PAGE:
James Federico, chairman of the Westerly Municipal Land Trust, said he would support changing the zoning at Bradford Preserve to make recreation a use by right. Under current regulations the preserve can be used for recreation but only under a special permit issued by the Zoning Board.
Carson, a physical education teacher for 35 years and youth sports coach for 25 years, urged a compromise.
“The best alternative until we get artificial turf is to utilize Bradford Preserve, and I hope you would be considerate of the program and the Recreation Board be respectful of the concerns of the neighbors because there are some legitimate concerns. You have to respectful of the neighbors because they are taxpayers, too,” Carson said.
Councilor Patricia Douglas bemoaned what she said was a lack of communication and said the Recreation Board should have informed the council that it was expanding its use of the preserve. “Each time you add a field, there is more to spend on maintenance,” she said.
Douglas, a former member of the Planning Board, said she voted in favor of WAYL’s original plans when it went to that board because the group promised to handle maintenance on its own.
Deborah McCue, a Bradford resident, said the parking area at the current lacrosse field was larger than what was submitted to the town for approval.
Vincent Valenti, of North Capalbo Drive in Bradford, said he was disappointed by Monday’s discussion. The town should develop a comprehensive plan for the preserve that also considers what the town plans for the 360 acres that will be the subject of an April 26 referendum. The scattered parcels that make up the 360 acres are adjacent to Bradford Preserve.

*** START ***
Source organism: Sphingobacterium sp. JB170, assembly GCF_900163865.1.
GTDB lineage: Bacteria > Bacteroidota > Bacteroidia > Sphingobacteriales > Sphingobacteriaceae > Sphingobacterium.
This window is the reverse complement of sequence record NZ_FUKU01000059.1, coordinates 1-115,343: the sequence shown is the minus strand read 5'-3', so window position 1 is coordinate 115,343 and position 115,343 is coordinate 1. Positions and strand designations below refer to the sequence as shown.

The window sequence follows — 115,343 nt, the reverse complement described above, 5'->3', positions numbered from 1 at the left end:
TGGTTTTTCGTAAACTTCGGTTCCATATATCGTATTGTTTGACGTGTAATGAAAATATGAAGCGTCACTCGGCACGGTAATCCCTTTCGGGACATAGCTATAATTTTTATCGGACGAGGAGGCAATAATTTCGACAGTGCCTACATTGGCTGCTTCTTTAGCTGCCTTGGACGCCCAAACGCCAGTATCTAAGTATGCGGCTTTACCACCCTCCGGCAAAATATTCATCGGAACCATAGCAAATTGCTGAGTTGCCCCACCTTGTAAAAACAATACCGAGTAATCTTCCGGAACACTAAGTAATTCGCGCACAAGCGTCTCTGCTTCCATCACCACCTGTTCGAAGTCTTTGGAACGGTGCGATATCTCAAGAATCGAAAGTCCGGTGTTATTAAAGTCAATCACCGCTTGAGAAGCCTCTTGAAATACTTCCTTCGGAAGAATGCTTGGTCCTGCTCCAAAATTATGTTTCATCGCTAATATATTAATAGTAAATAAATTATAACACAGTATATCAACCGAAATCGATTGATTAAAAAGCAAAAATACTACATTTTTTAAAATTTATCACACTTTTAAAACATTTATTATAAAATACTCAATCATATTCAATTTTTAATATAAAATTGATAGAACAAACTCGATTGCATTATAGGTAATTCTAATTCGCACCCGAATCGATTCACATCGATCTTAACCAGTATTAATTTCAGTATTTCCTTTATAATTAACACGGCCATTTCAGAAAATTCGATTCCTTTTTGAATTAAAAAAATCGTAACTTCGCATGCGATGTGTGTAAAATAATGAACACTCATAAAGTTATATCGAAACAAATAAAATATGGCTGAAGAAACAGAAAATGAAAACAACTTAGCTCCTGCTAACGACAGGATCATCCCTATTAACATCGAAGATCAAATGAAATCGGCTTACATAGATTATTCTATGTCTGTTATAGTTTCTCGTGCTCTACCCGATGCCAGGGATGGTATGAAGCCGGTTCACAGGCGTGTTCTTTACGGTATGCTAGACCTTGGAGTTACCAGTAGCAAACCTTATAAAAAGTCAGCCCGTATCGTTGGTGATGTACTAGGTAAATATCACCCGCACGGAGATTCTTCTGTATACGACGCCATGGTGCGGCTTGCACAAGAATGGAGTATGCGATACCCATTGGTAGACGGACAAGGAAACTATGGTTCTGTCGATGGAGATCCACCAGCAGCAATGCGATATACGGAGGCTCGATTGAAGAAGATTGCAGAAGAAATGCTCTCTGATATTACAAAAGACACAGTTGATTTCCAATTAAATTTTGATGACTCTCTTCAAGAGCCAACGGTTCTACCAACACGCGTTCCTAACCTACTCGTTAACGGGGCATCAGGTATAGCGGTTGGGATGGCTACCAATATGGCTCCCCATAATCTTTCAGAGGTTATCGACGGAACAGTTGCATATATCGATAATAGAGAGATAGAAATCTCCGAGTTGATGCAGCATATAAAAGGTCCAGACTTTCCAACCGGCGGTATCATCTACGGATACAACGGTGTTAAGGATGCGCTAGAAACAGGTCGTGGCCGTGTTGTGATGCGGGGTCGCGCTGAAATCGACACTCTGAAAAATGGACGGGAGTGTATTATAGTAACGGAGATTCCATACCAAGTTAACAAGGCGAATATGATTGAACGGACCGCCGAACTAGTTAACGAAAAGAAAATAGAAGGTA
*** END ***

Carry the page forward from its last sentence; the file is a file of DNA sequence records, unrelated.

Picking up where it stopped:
Councilor Caswell Cooke Jr. asked the Recreation Board to develop a plan for Bradford Preserve and to present it to the town, a process he said would allow for input from the neighbors. “Be honest and upfront about it,” Cooke said. He was critical of changes made to the group’s original approval but said he supported the program and its use of the preserve.
Vero Morrone, Recreation board chairman and Kevin Morrone’s father, took exception to Cooke’s comments, saying the board’s meetings are legally advertised and open to all residents.
Kaufman said WAYL offers a well-organized and supervised athletic experience for the town’s children. He said he had never received a single complaint from Bradford residents or the town’s zoning officer.
“We are happy to make compromises with the neighbors,” Kaufman said.
The league has agreed, in response to residents’ complaints, to stop using air horms to signal the end of periods, Kaufman said.
Serra urged communication betwen the Recreation Board and neighbors but stressed her support for the league, which she said gives the town’s childen an option for positive development.
“You want them on a field, not on the corner waiting for the next delivery...there’s no doubt that the need is there, we want to do things for our children,” Serra said.
Vero Morrone said the Recreation Board would schedule a special meeting, probably in about two weeks, to discuss its proposal with residents and to listen to their concerns.